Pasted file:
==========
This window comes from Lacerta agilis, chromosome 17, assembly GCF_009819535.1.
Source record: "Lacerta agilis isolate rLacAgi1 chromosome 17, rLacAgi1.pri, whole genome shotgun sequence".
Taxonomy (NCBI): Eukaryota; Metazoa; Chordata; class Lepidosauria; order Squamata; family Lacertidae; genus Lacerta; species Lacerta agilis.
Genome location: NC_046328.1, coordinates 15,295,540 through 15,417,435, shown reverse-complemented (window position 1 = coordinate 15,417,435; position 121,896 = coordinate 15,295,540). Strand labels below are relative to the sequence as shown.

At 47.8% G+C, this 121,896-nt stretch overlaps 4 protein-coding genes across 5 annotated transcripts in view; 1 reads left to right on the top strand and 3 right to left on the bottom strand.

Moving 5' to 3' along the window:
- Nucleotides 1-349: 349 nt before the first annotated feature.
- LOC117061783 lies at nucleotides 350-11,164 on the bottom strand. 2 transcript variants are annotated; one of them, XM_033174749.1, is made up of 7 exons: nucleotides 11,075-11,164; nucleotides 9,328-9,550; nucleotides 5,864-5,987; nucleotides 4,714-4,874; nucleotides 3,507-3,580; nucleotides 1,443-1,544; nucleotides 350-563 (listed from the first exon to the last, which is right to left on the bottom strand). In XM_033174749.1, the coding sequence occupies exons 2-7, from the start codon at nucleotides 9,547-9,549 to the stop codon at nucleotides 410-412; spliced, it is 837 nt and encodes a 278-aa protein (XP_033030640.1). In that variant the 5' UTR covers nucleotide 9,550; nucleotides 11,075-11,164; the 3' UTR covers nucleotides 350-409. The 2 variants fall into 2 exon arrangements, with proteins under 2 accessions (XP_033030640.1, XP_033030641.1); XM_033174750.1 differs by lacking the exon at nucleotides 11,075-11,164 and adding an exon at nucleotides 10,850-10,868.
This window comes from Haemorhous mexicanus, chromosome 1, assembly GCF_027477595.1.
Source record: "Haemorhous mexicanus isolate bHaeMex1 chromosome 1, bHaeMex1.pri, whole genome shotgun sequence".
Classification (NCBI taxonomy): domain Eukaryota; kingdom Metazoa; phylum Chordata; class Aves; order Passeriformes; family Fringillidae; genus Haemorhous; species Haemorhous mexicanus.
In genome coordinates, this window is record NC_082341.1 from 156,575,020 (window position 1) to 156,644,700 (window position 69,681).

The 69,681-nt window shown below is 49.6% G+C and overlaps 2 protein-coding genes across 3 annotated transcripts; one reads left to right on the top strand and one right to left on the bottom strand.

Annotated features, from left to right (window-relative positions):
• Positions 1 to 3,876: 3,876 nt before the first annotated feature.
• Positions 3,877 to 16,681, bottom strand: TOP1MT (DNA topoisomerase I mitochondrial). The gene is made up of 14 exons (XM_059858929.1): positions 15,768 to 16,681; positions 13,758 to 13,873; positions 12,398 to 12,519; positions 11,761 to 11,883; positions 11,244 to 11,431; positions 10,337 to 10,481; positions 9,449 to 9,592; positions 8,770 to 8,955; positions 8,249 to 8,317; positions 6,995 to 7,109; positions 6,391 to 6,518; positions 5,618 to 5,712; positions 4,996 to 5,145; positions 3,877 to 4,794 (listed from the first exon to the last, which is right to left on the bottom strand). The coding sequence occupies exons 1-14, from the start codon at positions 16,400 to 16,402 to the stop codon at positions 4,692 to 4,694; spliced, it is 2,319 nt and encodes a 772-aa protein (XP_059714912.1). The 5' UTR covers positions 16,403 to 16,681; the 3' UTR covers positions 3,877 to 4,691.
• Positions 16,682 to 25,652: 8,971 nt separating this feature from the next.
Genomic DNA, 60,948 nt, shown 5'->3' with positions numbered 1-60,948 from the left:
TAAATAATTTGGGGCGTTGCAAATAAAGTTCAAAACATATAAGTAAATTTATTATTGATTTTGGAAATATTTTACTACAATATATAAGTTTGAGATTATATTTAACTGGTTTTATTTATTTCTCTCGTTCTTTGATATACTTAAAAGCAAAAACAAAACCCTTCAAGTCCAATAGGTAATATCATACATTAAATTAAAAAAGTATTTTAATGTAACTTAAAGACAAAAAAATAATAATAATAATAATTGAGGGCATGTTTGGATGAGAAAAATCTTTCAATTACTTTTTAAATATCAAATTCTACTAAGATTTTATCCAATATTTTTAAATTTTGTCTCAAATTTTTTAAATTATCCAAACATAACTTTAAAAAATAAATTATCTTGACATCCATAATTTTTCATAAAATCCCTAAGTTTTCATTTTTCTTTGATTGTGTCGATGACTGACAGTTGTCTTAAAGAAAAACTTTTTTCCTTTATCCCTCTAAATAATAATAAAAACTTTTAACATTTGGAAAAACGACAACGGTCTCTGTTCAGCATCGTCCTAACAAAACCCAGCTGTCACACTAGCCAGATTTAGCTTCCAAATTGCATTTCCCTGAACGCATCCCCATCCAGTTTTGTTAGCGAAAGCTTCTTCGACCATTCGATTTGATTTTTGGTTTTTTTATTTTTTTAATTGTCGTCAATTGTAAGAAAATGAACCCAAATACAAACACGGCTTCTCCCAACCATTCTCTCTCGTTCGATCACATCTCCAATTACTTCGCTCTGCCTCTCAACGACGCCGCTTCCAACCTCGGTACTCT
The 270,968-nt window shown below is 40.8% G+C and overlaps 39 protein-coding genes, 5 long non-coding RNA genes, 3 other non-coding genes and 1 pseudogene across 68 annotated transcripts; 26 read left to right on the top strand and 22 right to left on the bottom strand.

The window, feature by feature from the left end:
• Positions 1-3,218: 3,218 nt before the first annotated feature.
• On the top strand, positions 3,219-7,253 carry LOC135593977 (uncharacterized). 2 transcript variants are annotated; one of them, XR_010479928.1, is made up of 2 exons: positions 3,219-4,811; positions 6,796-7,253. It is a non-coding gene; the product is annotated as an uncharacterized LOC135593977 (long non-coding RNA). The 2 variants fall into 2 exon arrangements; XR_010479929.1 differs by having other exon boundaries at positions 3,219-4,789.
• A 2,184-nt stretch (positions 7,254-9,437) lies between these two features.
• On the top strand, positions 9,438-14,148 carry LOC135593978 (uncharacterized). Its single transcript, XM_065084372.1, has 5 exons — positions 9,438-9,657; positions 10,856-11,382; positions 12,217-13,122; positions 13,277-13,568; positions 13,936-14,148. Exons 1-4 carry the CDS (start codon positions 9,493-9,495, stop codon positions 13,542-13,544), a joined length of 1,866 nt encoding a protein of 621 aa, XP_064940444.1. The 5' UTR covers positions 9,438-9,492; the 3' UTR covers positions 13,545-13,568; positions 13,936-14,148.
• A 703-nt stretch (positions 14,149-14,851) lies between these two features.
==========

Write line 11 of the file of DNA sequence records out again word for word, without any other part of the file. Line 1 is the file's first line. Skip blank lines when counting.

Classification (NCBI taxonomy): domain Eukaryota; kingdom Metazoa; phylum Chordata; class Aves; order Passeriformes; family Fringillidae; genus Haemorhous; species Haemorhous mexicanus.